The Florida Rules of Civil Procedure outline the various ways in which parties to a lawsuit can discover information before trial. The most popular discovery vehicles are depositions, interrogatories, and requests for admissions. While these vehicles often help parties prove their case, they can serve another important function of impeaching inconsistent testimony.
We are three weeks before the start of trial in a premises liability case against a condominium association and a general contractor. Our client, a 78 year old woman, sustained serious injuries, including a broken humerus, when she fell into a hole at night in a wood deck under repair. The deck ran behind a line of townhomes. Our client was a guest at a party at one of the townhomes when she decided to take a stroll on the deck. The portion of the deck where she started out and for some fifty feet to the west had been repaired months before. The accident happened where the finished deck met the deck under repair. The hole into which she fell was created by the general contractor who had removed the old boards with the intent of replacing them.
With regard to the issue of liability, the question is whether the general contractor had installed a barrier across the deck to prevent people from inadvertently walking into the zone of danger. The general contractor was asked that question, in a few different forms, under oath last year in deposition. He answered No to each query. A few months later we propounded requests for admissions on the same general contractor asking him to admit or deny that barriers were installed across the deck. He responded by denying that barriers were installed across the deck.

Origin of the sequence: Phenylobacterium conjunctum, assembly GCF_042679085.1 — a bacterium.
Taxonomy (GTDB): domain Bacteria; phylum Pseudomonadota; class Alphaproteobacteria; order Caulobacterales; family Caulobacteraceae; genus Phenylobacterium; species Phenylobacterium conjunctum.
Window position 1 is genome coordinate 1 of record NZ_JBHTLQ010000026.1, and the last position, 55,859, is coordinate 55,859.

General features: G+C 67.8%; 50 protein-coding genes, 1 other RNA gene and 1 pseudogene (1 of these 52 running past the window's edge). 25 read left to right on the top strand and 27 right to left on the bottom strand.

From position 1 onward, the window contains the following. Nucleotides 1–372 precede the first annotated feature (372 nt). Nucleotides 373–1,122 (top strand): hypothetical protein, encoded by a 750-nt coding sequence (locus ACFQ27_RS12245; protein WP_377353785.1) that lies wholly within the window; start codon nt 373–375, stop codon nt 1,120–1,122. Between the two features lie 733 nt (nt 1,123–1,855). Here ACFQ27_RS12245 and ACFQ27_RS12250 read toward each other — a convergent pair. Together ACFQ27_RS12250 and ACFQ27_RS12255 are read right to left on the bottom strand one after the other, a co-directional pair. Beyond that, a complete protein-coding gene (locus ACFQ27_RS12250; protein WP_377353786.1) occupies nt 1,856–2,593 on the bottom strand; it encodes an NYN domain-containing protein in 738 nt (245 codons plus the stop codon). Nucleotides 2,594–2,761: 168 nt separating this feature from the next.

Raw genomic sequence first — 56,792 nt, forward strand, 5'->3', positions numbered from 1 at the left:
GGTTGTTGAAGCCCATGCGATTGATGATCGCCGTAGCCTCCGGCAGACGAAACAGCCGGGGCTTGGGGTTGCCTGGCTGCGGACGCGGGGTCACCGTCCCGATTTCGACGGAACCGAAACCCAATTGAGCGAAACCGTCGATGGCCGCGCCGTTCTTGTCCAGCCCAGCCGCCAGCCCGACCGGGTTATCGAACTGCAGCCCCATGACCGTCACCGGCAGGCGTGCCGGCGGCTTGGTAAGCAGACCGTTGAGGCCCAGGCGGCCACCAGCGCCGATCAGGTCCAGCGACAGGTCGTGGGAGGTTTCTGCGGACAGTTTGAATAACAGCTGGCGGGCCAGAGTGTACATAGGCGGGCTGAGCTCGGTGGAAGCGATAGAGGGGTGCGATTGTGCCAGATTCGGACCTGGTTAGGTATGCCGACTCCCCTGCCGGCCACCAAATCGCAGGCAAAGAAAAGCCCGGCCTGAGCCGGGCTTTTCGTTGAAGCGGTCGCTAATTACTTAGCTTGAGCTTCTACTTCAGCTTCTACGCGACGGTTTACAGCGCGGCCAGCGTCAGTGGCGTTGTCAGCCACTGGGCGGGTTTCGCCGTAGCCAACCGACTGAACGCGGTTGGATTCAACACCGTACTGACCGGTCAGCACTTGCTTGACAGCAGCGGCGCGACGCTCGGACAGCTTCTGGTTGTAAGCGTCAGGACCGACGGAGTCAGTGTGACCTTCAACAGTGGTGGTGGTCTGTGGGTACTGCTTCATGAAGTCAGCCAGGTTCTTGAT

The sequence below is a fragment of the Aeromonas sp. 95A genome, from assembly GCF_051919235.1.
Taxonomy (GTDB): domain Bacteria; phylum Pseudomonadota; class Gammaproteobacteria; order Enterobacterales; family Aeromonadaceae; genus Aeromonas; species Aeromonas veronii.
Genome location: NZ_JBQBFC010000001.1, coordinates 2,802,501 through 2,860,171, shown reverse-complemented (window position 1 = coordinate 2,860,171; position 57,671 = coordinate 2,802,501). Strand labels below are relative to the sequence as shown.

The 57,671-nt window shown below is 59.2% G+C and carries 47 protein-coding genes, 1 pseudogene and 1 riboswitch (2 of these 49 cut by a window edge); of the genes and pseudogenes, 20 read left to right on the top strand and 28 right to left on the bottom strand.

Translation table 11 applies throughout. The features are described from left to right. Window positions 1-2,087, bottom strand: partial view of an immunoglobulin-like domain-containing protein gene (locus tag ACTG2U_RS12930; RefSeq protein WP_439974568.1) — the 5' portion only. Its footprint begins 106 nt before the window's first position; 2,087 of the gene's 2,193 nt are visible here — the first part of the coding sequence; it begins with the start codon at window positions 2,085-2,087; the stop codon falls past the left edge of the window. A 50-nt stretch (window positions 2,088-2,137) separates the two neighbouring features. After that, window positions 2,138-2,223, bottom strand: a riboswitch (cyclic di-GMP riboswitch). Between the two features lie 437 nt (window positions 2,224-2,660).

Yesterday, the general contractor was back under oath testifying in a videotaped deposition scheduled by the defendant condo association. Lo and behold, this time around he claimed that his company had installed the barriers. While we considered waiting until trial to confront him with his previous answers, we decided that it was better to know if he had a sensible explanation for the clear differences, so we confronted him on the spot with his prior responses. We did this by reading the questions and answers into the record. As the video camera rolled, he stumbled through a ridiculous explanation.
It is clear through other evidence that the general contractor had not installed the barrier before the accident. Back when he testified truthfully, the general contractor believed that other circumstances put him in the clear and all the fault on the condo association. Subsequent discovery weakened that theory, so yesterday the GC scrambled to save his skin. Thanks to solid pretrial discovery, the GC did himself far more harm than good.
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Jeffrey P. Gale, P.A. is a South Florida based law firm committed to the judicial system and to representing and obtaining justice for individuals – the poor, the injured, the forgotten, the voiceless, the defenseless and the damned, and to protecting the rights of such people from corporate and government oppression. We do not represent government, corporations or large business interests.
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